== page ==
Regardless of where you sit in the tech world, there is one thing that affects us all: security vulnerabilities. Unfortunately, our little green robot is no exception this rule, and The Register recently dropped a report on a potentially bad exploit.

Apparently, in Android 2.3.3 and below, there is a vulnerability that would allow attackers to collect digital tokens that are stored on the device after users login to Google Calendar, Facebook, Twitter, and "several other accounts."

Here's how it works: when you login to an account, an authToken is stored locally on your device for 14 days, allowing you to re-access the service without hassle. Unfortunately, tokens are transferred through an unencrypted channel, so they can easily be intercepted. Once intercepted, the attacker can login to the account associated with the authToken without question.

I realize this sounds scary, but it's quite easy to prevent falling victim to such an attack. In order for this vulnerability to be exploited, you must be on an unencrypted network. This would most likely take place somewhere that offers public Wi-FI -- coffee shops, book stores, etc. The unfortunate thing is that the SSID for these types of locations can be easily spoofed. All an attacker has to do is create a wireless network with the same SSID as a common Wi-Fi hotspot (attwifi, for example); if you have previously connected to a hotspot with the same name, your Android should re-connect automatically.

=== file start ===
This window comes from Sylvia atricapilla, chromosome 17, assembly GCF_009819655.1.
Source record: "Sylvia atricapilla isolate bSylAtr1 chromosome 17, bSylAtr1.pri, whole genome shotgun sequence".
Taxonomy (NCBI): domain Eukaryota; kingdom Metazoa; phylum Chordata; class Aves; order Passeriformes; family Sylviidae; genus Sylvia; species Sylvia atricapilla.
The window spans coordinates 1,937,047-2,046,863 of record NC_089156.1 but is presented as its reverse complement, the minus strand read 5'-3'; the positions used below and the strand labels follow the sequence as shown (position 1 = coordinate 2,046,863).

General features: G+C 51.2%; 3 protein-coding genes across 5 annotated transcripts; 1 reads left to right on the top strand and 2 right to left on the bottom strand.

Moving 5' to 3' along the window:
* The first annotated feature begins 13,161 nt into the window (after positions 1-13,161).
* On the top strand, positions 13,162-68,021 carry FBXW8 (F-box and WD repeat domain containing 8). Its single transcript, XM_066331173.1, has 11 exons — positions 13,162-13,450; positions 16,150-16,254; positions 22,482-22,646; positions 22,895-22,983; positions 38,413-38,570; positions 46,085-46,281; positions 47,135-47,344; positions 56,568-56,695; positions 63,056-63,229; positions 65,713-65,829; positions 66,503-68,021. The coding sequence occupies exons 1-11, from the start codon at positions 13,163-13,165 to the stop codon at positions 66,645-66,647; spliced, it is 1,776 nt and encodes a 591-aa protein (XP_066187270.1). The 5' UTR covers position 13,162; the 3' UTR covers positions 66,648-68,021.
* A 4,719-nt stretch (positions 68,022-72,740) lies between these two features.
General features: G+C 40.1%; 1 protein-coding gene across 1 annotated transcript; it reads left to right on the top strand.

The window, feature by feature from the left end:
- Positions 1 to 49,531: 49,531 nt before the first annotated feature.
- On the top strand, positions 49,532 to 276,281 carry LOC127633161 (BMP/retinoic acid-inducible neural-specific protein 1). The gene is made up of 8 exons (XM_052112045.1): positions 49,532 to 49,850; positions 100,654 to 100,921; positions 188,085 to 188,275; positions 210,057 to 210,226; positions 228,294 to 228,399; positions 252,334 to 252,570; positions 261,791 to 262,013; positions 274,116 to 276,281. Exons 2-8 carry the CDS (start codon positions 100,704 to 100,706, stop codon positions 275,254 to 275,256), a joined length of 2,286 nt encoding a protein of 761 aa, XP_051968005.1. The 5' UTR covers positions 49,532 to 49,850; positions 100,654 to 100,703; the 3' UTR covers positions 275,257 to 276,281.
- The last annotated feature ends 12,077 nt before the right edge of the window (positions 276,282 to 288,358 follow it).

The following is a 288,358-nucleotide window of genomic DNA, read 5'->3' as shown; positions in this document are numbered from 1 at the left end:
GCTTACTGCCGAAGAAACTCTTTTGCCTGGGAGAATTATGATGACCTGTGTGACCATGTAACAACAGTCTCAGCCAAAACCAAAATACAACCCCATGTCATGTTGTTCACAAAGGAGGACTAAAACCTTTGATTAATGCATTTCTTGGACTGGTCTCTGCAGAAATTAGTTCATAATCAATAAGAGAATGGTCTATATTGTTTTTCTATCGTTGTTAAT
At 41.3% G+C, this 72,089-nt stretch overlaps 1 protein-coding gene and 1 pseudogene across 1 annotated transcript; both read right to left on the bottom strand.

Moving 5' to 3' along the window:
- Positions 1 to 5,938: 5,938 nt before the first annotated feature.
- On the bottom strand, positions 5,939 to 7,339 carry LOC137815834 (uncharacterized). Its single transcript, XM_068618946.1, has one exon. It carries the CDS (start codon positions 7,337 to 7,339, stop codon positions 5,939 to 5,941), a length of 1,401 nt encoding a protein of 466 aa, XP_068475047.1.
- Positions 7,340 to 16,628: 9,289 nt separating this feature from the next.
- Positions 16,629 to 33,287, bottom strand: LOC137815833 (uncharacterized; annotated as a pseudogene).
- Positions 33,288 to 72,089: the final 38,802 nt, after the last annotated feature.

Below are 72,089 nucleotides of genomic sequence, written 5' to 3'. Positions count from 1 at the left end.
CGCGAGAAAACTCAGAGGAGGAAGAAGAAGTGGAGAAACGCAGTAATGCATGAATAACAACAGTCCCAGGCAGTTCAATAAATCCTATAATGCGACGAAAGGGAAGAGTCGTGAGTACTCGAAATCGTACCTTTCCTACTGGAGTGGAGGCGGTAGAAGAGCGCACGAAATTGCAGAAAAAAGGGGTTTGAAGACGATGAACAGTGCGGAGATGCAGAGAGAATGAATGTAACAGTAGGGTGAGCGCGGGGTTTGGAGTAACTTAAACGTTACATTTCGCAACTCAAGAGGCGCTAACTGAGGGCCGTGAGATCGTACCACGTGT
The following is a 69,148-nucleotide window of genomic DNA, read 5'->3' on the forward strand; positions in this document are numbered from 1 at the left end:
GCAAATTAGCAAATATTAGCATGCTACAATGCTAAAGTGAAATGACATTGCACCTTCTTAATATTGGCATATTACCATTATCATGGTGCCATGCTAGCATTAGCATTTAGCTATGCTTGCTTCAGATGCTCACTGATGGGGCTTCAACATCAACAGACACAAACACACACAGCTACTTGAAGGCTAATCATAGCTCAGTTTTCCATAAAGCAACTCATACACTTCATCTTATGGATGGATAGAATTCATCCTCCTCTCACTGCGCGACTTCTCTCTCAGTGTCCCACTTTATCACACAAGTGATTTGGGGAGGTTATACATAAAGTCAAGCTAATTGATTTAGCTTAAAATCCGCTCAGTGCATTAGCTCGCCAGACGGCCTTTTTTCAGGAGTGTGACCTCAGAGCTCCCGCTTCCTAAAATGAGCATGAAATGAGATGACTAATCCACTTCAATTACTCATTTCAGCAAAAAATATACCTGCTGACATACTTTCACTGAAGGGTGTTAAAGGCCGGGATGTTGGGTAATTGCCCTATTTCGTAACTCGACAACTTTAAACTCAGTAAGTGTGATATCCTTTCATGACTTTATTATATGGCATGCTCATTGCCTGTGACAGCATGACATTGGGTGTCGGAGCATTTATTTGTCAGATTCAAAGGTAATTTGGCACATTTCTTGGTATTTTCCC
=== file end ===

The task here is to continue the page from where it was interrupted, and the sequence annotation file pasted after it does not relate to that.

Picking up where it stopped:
Once connected, all of your networks should attempt to sync, which requires the sending of the aforementioned authToken. At this point, the attacker intercepts the token, essentially stealing your login credentials for the site in question.

Fortunately, Google is aware of the issue and it has been patched in Android 2.3.4 and Honeycomb, but that still leaves about 99% of all devices vulnerable to the attack.

However, if yours doesn't fall into the sliver of unaffected devices, there are a few different ways you can prevent this attack. The first is probably also the easiest: don't use public Wi-Fi. If you must use public Wi-Fi, however, be safe about it. Don't allow your device to automatically connect to public networks (Settings > Wireless & Networks > Wi-Fi Settings).

[The Register via BGR]